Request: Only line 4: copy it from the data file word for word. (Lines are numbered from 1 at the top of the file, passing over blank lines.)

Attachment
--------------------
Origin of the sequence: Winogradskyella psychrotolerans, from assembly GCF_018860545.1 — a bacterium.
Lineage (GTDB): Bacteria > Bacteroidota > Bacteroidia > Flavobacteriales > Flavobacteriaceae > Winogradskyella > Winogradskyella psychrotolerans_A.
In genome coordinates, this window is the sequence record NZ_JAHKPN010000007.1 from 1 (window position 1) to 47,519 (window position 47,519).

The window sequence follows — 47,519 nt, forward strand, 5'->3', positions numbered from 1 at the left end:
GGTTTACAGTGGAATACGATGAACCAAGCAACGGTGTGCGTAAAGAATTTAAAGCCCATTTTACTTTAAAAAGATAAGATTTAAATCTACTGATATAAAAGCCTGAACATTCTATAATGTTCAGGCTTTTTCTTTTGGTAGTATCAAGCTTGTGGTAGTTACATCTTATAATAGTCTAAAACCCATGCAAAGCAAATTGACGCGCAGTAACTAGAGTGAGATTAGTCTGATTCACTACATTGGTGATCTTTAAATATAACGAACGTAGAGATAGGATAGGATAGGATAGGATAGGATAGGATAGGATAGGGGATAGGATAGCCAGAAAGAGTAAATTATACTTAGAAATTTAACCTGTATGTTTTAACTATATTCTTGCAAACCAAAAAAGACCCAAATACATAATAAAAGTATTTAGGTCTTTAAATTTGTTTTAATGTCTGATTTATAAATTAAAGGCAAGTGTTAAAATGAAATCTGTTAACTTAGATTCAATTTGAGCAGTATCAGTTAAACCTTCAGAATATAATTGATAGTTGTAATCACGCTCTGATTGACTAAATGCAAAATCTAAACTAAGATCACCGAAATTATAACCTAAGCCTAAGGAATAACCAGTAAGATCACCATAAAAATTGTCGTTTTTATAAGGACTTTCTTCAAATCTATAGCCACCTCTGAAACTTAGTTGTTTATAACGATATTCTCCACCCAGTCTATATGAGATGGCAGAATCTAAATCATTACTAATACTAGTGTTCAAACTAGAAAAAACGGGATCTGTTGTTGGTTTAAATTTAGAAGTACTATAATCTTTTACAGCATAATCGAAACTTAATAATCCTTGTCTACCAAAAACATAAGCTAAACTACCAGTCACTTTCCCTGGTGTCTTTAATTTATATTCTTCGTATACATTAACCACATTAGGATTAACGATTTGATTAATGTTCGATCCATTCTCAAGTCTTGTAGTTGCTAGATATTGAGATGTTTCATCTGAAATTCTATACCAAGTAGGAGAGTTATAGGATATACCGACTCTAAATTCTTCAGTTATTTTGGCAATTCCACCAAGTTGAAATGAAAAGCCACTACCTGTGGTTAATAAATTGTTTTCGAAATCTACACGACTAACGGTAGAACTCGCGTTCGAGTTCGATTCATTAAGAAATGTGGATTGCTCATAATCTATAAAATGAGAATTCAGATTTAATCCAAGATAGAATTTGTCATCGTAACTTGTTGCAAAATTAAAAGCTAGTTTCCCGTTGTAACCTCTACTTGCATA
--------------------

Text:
The window sequence follows — 47,519 nt, forward strand, 5'->3', positions numbered from 1 at the left end: